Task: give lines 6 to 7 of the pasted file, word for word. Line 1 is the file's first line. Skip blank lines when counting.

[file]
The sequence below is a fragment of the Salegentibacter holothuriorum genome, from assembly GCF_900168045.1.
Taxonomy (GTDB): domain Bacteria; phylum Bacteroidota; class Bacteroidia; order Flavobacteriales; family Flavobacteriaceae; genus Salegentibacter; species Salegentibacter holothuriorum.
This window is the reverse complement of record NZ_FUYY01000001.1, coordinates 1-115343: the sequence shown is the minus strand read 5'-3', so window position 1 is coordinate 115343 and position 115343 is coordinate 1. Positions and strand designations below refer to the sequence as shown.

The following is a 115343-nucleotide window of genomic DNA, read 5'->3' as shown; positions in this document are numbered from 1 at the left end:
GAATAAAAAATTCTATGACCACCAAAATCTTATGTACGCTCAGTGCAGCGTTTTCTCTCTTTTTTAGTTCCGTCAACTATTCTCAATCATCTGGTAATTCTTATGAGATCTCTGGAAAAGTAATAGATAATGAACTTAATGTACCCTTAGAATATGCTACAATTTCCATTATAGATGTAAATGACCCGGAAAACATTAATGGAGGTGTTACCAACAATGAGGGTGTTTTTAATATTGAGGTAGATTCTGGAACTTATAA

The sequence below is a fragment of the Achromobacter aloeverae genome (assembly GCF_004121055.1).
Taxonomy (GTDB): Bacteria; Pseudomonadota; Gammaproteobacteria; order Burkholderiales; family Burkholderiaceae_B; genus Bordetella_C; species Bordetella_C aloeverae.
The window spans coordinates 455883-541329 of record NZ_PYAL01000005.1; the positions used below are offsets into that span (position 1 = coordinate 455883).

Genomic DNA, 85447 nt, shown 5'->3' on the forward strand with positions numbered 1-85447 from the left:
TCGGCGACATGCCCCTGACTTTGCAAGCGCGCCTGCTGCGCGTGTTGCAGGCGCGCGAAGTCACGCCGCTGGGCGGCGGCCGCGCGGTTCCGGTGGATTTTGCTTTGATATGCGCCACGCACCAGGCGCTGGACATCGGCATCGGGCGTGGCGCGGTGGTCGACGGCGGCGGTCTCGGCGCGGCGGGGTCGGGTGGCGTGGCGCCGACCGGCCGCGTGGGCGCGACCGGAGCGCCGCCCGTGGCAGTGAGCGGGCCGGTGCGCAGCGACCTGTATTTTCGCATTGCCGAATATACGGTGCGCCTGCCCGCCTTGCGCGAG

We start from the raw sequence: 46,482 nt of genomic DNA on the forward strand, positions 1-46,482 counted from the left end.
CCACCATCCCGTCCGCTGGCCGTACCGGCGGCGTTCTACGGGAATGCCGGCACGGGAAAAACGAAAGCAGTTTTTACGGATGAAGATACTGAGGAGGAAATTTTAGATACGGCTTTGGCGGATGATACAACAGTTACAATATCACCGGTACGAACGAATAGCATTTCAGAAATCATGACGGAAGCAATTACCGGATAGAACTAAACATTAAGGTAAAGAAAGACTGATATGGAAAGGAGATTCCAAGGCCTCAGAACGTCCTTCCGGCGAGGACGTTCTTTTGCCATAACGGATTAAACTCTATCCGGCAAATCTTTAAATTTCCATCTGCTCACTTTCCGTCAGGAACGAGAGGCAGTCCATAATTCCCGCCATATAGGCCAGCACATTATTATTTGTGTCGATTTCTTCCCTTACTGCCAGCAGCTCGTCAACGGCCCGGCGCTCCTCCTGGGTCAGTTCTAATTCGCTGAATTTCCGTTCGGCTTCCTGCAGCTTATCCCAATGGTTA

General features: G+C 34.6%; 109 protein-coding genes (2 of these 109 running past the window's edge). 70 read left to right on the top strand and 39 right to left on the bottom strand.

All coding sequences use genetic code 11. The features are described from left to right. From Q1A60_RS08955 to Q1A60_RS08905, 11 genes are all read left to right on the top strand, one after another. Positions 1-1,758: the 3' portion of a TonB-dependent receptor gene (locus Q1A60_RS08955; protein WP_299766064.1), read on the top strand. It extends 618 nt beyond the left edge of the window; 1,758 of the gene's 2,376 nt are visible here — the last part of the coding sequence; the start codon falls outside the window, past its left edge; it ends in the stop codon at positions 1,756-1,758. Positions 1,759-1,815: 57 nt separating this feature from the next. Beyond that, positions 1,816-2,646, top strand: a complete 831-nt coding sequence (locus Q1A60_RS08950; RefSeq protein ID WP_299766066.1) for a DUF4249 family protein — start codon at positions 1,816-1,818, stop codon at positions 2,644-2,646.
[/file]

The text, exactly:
The sequence below is a fragment of the Achromobacter aloeverae genome (assembly GCF_004121055.1).
Taxonomy (GTDB): Bacteria; Pseudomonadota; Gammaproteobacteria; order Burkholderiales; family Burkholderiaceae_B; genus Bordetella_C; species Bordetella_C aloeverae.